Oil and Gas Features
From Turkey's dreams of empire to the energy Great Game
By Chris Wade Jul 10, 2007, 11:37 GMT
Ankara - In the heady days following the break-up of the Soviet Union, Turkish nationalists dreamt of creating a pan-Turkic empire of the newly independent Caucasus states - led, naturally, by Turkey.
On a visit to a series of Muslim countries in 1992, President Suleyman Demirel made it clear what he was hoping for, saying 'Nobody can now deny that there is a Turkic world stretching from the shores of the Adriatic to the walls of China.'
Turkish nationalists jumped on the bandwagon, hoping to build an empire based upon folklore that the Turkish race was born of a wolf somewhere in Central Asia.
The idea was dismissed by both Turkey's then-Prime Minister Turgut Ozal and the newly independent states, who hardly felt Turkish at all - something that became obvious at summits of Turkish-speaking nations, where translators are still needed today to help leaders understand each other.
As the pan-Turkic dreams were quietly ditched, Turkey's role in the region changed from one of potential overlord to one of energy link between the Caucasus and Europe.
In the 16 years since the independence of the Caucasus republics, centuries-old rivals Turkey and Russia have fought a battle over how to get Central Asia's huge oil and gas supplies to western markets.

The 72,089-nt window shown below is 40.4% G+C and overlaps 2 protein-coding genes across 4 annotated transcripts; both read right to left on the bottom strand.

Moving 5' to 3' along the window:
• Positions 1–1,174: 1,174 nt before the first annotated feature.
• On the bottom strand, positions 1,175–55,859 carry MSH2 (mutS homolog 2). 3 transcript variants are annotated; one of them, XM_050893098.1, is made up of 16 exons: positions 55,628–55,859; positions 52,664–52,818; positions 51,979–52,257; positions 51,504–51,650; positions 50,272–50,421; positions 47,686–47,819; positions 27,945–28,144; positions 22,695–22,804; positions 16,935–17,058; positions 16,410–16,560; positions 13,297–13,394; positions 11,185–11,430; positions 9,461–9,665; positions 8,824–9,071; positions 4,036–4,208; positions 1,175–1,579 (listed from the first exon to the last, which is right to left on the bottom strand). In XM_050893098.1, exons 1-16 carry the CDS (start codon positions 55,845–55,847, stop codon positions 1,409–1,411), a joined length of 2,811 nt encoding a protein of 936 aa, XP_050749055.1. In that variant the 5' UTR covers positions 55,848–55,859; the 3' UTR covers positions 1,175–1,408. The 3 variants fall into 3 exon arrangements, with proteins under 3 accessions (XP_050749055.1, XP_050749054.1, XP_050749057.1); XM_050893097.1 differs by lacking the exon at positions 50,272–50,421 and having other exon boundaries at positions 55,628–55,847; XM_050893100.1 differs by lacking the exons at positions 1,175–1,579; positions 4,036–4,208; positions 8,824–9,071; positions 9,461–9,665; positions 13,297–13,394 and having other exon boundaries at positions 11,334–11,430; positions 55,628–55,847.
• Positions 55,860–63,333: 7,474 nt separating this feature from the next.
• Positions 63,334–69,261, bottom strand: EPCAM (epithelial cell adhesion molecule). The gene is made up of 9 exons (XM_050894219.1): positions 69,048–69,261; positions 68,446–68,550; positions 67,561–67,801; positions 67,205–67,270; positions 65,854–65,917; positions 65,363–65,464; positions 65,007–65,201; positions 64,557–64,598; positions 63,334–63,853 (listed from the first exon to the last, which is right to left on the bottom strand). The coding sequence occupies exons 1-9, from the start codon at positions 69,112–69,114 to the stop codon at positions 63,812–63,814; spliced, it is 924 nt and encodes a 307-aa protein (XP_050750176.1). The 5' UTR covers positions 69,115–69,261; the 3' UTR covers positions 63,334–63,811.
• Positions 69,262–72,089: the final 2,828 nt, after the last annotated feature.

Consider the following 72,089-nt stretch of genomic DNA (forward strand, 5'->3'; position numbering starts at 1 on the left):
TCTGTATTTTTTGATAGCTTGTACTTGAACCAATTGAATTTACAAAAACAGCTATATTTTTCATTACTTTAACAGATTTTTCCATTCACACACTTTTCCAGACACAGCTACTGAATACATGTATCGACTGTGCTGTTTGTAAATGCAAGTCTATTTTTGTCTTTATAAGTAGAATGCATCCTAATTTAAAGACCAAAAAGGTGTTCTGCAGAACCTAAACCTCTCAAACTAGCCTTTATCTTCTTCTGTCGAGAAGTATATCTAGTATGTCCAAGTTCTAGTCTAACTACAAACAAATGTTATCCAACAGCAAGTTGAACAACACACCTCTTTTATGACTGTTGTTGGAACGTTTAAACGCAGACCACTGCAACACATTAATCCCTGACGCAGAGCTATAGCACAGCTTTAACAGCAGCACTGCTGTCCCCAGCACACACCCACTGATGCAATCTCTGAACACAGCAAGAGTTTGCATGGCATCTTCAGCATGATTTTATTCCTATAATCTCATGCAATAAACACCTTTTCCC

The advent of capitalism allowed Western oil companies to invest and scale up the production of local companies extracting oil from the Caspian Sea. But with the Caspian Sea landlocked, a new route to export the oil was needed.
Russia wanted a new pipeline to go through its own territory, while a direct route from Baku through Iran to the Gulf would have been the cheapest option.
But with strong backing from the United States, Turkey won the battle, building the 300-billion-dollar Baku-Tbilisi-Ceyhan oil pipeline. Last year, the first oil was pumped from Azerbaijan, via Georgia, to the Turkish Mediterranean port of Ceyhan.
Gas is at the centre of the latest battle between Russia and Turkey. Turkey plans to use its geographical position to become a major transit country for gas supplies from Central Asia to Europe.
But that dream suffered a blow last month when Russia's Gazprom and Italian natural gas company Eni agreed to build a 900-kilometre pipeline under the Black Sea between Russia and Bulgaria which would be used to funnel natural gas from Turkmenistan to Europe via Kazakhstan and Russia.
The route would be in direct competition to the European Union's planned 6-billion-dollar Nabucco project - a pipeline under the Caspian Sea, through Azerbaijan, Georgia and Turkey, to Europe.
That project is designed mainly to lessen Europe's current heavy reliance on Russian energy supplies.
The battles over the competing gas routings are not over yet, but Turkey is starting to get worried. At an energy conference last month in Istanbul Turkish officials pressed the EU to get more involved in pushing for the Nabucco project.
'The EU needs to force the gas-owning countries to invest (in a trans-Caspian Sea pipeline),' Turkish Energy Minister Hilmi Guler said at the conference.
Turkey may have given up its dream to lead a pan-Turkic empire but it is still determined to live up to the identity its tourist board has coined as the bridge between Asia and Europe.
And in this small part of the worldwide Great Game for power, it is not just tourists Turkey is keen to attract, but gas and oil.© 2007 dpa - Deutsche Presse-Agentur